Samuel Adams, an American patriot, was born in Quincy, Massachusetts on September 22, 1722. He was a cousin of John Adams, who grew up to be the 2nd president of the United States. His descent was from a respectable family, who had emigrated to America with the first colonial settlers. He attended Harvard University for four years until he graduated in 1740. He later recieved a M.A degree from the college in 1743 and practiced law. However, his mother persuaded him to become a clerk instead. He worked at the countinghouse of Thomas Cushing, a distinguised merchant retailer of that time . But his talent was not adapted for mercantile businesses. Adam then worked with his father at a brewery until his father's death. By 1764, Samuel was deeply in debt.
Meanwhile when Adams was experimenting with different enterprises, he had been an active participant in Boston political circles (Encarta).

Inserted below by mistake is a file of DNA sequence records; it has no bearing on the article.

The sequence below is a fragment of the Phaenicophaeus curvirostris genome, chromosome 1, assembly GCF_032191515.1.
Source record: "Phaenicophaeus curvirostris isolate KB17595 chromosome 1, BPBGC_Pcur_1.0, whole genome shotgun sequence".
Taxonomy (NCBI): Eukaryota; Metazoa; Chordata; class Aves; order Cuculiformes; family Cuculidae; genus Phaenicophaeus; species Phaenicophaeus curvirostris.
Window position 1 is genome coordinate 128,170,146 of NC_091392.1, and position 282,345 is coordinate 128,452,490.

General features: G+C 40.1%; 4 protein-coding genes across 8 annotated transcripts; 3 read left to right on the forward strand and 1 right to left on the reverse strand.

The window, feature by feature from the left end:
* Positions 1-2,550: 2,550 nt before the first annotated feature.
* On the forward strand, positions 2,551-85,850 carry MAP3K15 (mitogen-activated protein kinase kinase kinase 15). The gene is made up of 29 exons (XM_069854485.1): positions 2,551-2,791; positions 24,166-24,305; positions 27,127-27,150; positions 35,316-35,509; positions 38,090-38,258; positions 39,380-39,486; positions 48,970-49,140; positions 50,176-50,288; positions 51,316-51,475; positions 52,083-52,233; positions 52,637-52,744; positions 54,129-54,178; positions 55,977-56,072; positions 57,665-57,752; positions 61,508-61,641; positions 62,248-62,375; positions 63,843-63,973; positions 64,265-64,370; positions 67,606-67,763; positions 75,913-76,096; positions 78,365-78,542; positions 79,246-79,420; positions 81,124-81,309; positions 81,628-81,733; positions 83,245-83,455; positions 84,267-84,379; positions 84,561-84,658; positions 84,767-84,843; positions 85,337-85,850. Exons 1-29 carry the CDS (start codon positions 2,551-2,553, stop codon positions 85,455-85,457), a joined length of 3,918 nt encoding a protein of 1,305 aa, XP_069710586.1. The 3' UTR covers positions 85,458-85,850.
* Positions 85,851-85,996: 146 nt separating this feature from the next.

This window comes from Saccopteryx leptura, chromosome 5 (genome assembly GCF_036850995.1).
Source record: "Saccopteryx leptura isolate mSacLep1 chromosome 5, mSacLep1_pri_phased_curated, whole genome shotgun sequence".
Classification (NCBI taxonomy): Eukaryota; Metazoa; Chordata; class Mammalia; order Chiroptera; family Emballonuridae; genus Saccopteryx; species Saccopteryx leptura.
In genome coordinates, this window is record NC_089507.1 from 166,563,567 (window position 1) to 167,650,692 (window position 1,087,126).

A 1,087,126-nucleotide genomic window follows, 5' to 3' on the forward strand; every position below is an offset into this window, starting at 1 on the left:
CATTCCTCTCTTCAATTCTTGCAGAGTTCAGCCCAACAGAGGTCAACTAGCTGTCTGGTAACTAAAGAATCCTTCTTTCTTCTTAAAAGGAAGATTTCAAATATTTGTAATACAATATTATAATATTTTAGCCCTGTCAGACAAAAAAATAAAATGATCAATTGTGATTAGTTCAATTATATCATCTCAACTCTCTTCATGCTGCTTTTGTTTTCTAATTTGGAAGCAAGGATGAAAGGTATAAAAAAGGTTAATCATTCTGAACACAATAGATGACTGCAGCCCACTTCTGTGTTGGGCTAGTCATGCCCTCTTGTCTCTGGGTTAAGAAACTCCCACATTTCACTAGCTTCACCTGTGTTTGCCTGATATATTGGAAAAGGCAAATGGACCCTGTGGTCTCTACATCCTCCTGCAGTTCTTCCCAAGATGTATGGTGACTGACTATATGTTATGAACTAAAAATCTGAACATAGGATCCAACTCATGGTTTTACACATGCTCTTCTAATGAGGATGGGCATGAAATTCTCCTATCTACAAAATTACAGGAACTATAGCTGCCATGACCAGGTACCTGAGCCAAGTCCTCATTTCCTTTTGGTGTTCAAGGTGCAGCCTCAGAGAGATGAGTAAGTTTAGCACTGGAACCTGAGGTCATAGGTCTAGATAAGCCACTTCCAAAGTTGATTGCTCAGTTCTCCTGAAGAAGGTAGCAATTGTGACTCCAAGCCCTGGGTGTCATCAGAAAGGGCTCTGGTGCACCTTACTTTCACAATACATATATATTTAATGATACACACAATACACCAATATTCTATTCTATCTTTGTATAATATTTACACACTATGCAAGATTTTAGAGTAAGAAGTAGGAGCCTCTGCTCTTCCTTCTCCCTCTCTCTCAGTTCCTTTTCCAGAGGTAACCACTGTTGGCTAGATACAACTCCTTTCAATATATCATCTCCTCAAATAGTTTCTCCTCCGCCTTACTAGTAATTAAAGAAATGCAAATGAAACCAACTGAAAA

In 1756, he was elected tax collector of Boston, and possesed the position for eight years. He was first prominent in the colonial politics when he firmly opposed the enforcement of the Sugar and Molasses Act in 1764. The interest Adams demonstrated and felt for his rights of the colonists brought him into favor with the patriotic party. He became a leader in the assemblies and was bold in denouncing the acts of the British ministry. In 1765, during the controversy aroused by the Stamp Act, he drafted the instructions to the Boston representatives in the General Court, the legislative body of Massachusetts. He was elected to the lower house of the court later in the year. As a member of the court, he became distinctive, and was appointed the clerk in 1766 and served the position till 1774. While Adams was a member, he was...